We didn’t start an indie press because we thought it would be easy; we did it because we love books, we have training in editing and marketing, and we wanted to create a welcoming space for writers. We wanted to create a transparent, fair, and safe company for authors to work with. When Mythos & Ink opened its doors in 2018, we began to accomplish what we set out to do.
We published our first books, working with some amazing authors. As we began to grow, my business partner and I brought on two more fabulous partners, and they were ecstatic about our vision for excellence and community. Slowly, writers and readers became familiar with our name, and people seemed to like what we were doing.
But publishing books is difficult, because profit margins are slim. Most of our authors split royalties 50/50 with us, which is much higher than you’d get with a traditional press. This sounds great, but here’s an idea of what those numbers look like in reality—
For a $20 paperback, the total profit is about $1. That means $0.50 to us, $0.50 to the author. Producing the book (the costs of cover art, copy editing, and proofreading) costs between $1500 and $3000. So in order for this book to make a profit (not even considering marketing and my time in content editing and art directing), we need to sell anywhere between 1500 and 3000 copies. For an indie press, that’s a lot.
Considering the above numbers, you can understand why many small publishers compromise on quality, such as using mediocre cover art, or why they rush out 50 books per year so those dollars start adding up.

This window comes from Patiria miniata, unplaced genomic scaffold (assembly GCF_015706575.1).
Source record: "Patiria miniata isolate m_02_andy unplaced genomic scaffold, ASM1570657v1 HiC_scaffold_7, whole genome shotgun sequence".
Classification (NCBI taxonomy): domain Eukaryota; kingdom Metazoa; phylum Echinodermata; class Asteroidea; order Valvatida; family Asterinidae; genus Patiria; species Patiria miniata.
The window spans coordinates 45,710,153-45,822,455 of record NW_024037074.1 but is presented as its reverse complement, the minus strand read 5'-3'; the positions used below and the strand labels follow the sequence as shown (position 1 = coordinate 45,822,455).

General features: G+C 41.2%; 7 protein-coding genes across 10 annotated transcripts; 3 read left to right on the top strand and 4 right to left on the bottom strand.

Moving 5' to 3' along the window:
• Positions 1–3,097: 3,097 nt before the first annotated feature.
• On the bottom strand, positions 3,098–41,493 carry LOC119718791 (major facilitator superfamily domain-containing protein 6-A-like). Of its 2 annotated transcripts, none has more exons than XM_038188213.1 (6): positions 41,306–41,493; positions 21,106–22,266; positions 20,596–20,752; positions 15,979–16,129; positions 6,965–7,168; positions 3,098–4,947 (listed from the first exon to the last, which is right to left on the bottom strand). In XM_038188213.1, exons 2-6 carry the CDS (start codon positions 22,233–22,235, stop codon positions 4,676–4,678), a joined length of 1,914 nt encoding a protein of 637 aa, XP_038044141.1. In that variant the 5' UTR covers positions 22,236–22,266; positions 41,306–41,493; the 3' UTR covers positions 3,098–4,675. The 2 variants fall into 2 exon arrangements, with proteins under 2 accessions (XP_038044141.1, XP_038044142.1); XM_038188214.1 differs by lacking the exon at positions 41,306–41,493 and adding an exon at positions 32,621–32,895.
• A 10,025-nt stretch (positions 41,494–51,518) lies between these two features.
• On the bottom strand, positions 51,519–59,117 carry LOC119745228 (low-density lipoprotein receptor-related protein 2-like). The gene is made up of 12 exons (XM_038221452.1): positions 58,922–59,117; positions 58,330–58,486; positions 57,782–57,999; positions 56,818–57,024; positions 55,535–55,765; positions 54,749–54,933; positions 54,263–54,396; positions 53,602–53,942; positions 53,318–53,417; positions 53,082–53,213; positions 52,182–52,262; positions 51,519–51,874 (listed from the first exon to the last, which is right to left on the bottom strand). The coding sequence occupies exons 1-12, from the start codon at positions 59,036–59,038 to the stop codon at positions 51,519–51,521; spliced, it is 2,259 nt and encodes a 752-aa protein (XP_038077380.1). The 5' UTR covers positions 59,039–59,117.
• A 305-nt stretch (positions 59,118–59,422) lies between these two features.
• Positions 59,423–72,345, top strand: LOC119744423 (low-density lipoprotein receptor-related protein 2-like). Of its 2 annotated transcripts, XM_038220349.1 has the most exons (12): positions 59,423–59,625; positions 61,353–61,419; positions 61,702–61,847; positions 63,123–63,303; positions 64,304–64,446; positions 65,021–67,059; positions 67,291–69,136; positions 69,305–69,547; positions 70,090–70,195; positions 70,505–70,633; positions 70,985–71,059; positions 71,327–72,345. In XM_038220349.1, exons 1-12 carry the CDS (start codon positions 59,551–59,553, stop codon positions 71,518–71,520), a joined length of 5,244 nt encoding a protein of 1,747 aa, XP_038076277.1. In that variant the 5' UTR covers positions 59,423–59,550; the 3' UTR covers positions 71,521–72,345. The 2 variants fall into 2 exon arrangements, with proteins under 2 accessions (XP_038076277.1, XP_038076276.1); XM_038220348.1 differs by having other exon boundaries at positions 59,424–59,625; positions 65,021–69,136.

However, we refused to sacrifice quality, and instead, my editorial assistant and I started to do all the rounds of editing ourselves (normally, I would just do developmental/line editing, because that’s my specialty, and we would hire a copy editor and proofreader). I also did some cover art and design myself. We sacrificed our time instead of the quality of our products and published two to four books per year.
At the end of 2021, we started to see a light at the end of the tunnel. We had some money in the bank—not much, but enough to acquire two new authors (who we were really excited about) and continue to market our current list. Our podcast was gaining listeners. Books were slowly selling. The staff, who had been working our butts off for years, might even be able to draw small salaries in a couple more years.
However, I was getting burnt out from doing seven jobs at once. Literally—I was editorial director (plus acquisitions editor, developmental editor, copy editor, and proofreader), art director, administrator, layout artist, graphic designer, social media manager, and podcast co-host). This is the reality of running a small business, and the other staff were also doing multiple things plus working full time jobs to pay their bills. But I couldn’t go on with the amount I was doing. Something needed to change. So we began discussing bringing more people on board to share the load.
Then, WHAM. An unexpected email from IngramSpark, our distributor, arrived. “You owe us $5000, because someone ordered a bunch of your books and then returned them,” they said (paraphrased).
Here’s some background on what that means: When you upload a book to IngramSpark, you have the option to set your book to returnable. If a book is returnable, bookstores are more likely to stock physical copies of it; because, if the copies don’t sell, they can just return them to the publisher. We wanted the opportunity for our authors’ books to be in physical stores, so we had decided to take the risk of setting our books to return. We set books in Canada and US to be shipped back to us, and books in other countries to be destroyed if they were returned, because we didn’t want to pay exorbitant amounts of shipping. What we didn’t notice (and this is our bad) is that returns to non-US addresses cost $20 per book, plus the wholesale price of each book. We’re located in Canada, so we’d be paying more than its retail price to ship it back to us.